Bartolo dispatches Basilio to get a notary and then tricks Rosina into believing that “Lindoro” is really one of Almaviva’s flunkies. After a violent thunderstorm during which the room is deserted, the count climbs through a window with Figaro to abduct Rosina. At first the girl rebuffs her ‘Lindoro,’ but when he explains that Lindoro and Almaviva are one and the same, she falls joyously into his arms (Ah! qual colpo inaspettato!, “Ah, what unexpected bliss!). Figaro urges haste; before they can leave, however, their ladder is taken away. Suddenly, Basilio enters with the notary. Though summoned to wed Rosina and Bartolo, the official is instructed to marry her instead to Almaviva, who bribes Basilio. Rushing in too late, Bartolo finds his ward already married, and he admits he has been a fool; he is consoled, however, when the count gives him Rosina’s dowry. With the others, he agrees that “all’s well that ends well” (Amore e fede eterna, “Love and eternal faith”!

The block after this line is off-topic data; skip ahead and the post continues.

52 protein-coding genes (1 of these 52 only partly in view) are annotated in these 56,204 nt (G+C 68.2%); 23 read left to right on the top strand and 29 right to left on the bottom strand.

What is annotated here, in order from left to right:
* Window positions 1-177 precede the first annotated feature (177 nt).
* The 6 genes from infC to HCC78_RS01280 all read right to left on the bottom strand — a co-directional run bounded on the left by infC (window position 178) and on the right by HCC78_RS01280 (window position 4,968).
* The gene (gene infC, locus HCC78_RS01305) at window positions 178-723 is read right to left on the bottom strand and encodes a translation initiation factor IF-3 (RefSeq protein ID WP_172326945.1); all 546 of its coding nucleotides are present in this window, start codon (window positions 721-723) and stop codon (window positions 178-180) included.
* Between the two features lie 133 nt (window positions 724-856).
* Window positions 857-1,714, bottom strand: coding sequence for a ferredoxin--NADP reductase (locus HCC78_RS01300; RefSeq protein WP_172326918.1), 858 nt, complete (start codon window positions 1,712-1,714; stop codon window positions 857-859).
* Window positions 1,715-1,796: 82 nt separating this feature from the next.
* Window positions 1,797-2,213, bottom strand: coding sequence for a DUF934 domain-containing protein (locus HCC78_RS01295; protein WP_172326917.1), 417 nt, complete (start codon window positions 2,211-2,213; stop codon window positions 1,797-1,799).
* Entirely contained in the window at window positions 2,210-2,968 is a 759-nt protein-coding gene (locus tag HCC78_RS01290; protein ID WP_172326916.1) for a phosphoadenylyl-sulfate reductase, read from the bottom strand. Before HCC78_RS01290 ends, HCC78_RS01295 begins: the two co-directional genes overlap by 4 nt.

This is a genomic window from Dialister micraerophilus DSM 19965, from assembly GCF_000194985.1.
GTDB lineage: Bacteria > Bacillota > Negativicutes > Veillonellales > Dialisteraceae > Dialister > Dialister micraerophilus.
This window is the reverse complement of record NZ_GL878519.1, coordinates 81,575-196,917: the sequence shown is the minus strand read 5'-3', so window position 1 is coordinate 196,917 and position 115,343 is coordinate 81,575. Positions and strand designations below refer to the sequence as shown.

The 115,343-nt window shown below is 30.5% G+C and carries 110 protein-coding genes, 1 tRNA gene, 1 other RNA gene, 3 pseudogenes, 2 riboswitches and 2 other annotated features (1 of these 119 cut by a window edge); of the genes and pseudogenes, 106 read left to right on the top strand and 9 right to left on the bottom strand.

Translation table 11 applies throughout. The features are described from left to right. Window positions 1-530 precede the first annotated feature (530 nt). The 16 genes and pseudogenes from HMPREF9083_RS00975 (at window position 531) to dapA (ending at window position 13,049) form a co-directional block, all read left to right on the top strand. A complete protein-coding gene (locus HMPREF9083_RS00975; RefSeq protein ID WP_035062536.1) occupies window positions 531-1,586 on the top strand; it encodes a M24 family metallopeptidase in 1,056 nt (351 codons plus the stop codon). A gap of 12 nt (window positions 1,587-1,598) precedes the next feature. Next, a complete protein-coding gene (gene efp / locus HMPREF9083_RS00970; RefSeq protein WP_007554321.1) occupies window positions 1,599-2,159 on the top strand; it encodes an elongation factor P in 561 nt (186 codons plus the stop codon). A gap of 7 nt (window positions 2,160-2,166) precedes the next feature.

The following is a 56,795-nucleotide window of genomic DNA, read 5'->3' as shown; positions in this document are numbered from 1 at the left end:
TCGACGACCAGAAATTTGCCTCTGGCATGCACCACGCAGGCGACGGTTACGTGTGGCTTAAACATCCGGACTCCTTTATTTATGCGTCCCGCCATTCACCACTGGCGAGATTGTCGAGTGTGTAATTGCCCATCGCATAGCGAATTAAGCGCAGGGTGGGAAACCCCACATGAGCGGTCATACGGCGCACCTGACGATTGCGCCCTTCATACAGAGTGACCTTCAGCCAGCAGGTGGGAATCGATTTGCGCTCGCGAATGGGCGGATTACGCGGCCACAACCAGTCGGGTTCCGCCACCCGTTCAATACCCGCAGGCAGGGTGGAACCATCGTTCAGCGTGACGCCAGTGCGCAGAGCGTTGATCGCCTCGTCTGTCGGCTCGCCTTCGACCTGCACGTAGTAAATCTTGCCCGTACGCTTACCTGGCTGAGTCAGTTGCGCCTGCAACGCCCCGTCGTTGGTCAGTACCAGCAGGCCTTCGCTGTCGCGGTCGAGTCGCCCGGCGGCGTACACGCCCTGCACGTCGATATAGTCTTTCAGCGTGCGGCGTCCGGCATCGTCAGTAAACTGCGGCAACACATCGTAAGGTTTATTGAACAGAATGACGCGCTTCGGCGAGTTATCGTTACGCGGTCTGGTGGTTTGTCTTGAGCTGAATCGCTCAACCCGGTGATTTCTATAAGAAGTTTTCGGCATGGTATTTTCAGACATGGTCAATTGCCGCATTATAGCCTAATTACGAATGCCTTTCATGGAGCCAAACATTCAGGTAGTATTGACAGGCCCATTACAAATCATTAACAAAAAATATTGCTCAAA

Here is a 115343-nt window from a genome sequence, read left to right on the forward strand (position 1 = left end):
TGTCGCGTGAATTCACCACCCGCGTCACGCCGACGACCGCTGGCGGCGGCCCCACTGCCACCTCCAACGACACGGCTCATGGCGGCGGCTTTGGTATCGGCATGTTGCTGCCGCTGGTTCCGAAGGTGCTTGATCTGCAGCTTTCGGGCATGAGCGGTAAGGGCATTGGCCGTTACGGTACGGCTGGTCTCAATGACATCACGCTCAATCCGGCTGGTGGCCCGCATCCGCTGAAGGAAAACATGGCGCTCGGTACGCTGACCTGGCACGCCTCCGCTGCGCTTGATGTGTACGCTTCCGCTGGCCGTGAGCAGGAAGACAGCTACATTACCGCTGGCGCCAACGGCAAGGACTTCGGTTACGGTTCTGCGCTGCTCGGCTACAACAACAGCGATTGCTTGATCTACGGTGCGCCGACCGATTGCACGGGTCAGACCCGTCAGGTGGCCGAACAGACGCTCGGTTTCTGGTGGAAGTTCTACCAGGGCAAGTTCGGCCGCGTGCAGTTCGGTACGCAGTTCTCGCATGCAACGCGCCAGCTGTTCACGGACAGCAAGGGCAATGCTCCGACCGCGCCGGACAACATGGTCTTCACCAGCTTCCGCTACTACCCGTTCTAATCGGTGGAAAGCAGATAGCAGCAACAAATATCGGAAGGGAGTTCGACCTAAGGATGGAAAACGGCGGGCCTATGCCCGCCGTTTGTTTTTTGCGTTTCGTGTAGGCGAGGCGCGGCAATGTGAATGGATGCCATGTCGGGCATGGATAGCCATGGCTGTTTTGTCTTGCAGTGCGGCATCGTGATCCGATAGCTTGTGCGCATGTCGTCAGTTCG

Introduction to Opera
At 6:30 before evening performances and at 1:30 before matinees, a free talk will be presented in the California Theatre that will acquaint you with the composer’s life, his place in the history of opera, the story and its characters. If you are attending the 1:30 or 6:30 Introduction, you must be ticketed for that day’s performance; and your ticket must be torn as you enter the building.
MLK Library Previews
A one-hour preview for each 2015-16 production is presented free of charge in the Beethoven Center, located on the 5th Floor of the Dr. MLK Library in San Jose (located at the corner of Fourth and San Fernando Streets). Moderated by GD Larry Hancock, the preview includes a lecture and performances by OSJ artists. Dates for previews are as follows: